Close Up

3 - 4 December 2018: Up North & Underground: Canadian Alternative Film


Andrew Gutman presents the second half of a programme of under-screened classics of the Canadian underground film scene of the 1990s. Canadian cinema is one that is all too often lost in the shadow of its neighbour to the south, consumed into a single monolithic "North American Cinema" and granted little in the way of distinguishing qualities. But upon closer inspection, Canada's national cinema reveals distinctive and decidedly weird edges and barbs that suggest an original and unreproducible identity. In these early films by acclaimed directors Guy Maddin and Atom Egoyan, the formally and narratively adventurous side of this national cinema is revealed, offering two inventive tales of Canadians sent to the far-flung corners of the globe.

Guy Maddin
1990 | 83 min | B/W | 35mm

During a frequently overlooked period of military history, Canadian soldiers were sent to remote corners of Russia to resist German aggression in World War I and stave off the Bolshevik revolution. One such soldier, Lt. John Boles, is sent to the isolated northern region of Archangel, where he is surprised to find Veronkha, a woman that so resembles his late wife that he forgets she has died at all. What follows is a web of amnesia, mistaken identity, and misplaced passion that threatens to upstage the war being fought in the background. read more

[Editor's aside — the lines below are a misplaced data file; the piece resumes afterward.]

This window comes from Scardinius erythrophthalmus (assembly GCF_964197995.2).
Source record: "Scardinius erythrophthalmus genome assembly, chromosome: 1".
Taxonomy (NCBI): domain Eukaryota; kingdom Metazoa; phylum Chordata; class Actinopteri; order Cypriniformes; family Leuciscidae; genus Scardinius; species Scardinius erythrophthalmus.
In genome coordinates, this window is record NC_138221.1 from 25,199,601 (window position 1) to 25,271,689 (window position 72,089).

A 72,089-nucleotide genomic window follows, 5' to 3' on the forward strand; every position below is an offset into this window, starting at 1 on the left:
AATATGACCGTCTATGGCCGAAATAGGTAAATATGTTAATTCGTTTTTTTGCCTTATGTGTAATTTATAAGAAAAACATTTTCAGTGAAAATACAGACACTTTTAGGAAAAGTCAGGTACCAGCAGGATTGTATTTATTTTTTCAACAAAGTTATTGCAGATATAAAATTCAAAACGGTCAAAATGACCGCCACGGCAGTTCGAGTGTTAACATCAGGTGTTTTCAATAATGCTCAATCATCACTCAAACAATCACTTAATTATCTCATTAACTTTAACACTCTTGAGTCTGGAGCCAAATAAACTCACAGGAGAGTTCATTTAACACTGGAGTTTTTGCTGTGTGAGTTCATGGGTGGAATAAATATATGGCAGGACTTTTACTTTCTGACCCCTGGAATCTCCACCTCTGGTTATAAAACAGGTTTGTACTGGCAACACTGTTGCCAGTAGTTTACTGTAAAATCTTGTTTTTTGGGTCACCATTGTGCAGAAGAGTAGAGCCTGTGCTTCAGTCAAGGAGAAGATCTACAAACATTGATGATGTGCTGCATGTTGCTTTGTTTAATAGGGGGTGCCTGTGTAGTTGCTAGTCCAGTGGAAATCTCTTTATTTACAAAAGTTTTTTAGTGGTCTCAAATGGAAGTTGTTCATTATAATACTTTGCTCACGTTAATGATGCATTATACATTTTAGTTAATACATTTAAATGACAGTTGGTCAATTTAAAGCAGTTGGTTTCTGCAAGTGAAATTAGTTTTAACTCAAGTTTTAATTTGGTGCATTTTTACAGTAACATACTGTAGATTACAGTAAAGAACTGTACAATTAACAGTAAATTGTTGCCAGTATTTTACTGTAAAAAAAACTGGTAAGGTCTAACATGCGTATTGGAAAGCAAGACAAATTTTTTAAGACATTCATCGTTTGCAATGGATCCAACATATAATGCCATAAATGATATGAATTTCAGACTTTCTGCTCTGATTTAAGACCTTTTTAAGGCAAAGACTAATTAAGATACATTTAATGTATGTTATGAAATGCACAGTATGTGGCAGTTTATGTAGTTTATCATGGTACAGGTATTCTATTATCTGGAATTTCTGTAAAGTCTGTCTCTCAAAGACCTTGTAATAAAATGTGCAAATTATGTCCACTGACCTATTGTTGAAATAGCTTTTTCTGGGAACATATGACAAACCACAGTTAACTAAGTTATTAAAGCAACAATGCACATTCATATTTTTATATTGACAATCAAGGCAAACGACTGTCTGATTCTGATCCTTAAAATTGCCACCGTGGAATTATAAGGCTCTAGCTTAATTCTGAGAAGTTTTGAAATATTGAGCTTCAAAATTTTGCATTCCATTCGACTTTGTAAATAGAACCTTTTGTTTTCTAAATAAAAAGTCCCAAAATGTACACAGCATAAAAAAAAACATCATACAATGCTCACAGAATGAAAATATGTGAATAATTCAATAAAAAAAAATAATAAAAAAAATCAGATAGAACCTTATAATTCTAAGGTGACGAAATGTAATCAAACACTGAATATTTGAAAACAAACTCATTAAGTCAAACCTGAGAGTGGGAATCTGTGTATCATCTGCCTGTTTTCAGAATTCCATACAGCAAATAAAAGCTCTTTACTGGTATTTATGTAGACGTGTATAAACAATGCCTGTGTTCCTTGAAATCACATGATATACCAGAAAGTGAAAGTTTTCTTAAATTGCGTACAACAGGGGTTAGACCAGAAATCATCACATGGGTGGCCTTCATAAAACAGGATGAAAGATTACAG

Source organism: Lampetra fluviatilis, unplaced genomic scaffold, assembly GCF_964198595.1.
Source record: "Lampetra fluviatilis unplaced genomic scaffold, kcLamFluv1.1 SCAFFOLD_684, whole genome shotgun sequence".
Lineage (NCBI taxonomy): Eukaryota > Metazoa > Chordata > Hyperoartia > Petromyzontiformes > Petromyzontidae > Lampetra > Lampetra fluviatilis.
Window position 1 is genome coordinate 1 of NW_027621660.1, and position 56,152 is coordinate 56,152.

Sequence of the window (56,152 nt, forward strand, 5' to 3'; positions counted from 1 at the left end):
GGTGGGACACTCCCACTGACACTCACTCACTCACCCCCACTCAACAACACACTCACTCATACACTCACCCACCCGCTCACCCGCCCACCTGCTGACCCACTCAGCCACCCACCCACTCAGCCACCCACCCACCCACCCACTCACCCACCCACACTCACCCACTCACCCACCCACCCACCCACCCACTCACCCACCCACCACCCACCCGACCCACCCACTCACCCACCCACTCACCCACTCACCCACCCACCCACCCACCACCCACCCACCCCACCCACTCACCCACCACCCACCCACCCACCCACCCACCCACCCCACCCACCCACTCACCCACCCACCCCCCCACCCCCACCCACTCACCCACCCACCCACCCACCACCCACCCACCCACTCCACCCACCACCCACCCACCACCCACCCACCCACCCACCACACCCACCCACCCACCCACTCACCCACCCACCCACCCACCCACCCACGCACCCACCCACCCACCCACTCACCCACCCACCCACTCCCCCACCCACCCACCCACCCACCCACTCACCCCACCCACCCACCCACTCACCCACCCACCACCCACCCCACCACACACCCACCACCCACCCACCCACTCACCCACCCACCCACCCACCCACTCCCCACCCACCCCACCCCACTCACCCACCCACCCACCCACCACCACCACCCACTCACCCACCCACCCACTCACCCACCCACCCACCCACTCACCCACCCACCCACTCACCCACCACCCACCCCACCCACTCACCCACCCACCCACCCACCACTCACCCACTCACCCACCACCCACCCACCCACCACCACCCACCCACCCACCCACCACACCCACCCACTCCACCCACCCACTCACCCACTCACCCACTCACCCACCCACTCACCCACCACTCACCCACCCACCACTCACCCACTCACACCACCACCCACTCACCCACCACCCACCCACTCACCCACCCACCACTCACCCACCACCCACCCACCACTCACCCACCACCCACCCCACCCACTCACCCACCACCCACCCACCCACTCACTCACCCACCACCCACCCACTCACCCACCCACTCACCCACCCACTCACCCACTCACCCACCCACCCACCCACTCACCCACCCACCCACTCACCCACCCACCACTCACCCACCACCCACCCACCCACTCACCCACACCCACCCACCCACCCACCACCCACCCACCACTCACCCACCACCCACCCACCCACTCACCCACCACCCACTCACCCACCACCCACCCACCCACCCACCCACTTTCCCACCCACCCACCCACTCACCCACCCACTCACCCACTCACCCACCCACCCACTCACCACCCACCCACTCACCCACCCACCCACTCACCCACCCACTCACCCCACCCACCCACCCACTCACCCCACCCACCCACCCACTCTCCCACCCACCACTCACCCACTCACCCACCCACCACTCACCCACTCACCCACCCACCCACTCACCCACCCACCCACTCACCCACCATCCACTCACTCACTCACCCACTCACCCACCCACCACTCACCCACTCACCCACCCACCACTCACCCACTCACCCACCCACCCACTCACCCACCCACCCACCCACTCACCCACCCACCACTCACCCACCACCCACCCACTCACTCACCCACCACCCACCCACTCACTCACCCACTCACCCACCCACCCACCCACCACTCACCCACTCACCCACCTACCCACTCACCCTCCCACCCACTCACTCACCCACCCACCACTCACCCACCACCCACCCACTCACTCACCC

Atom Egoyan
1993 | 73 min | Colour | Digital

A photographer travels to Armenia to capture images of churches for a calendar shoot, accompanied by his wife, who speaks the language. While there, he sees her grow closer and closer to their local guide, as he watches from afar, always behind the camera and out of view. Later, at home in Toronto, he engages in a series of strange, ritualistic dates with women with some connection, direct or strained, with the country he just left. read more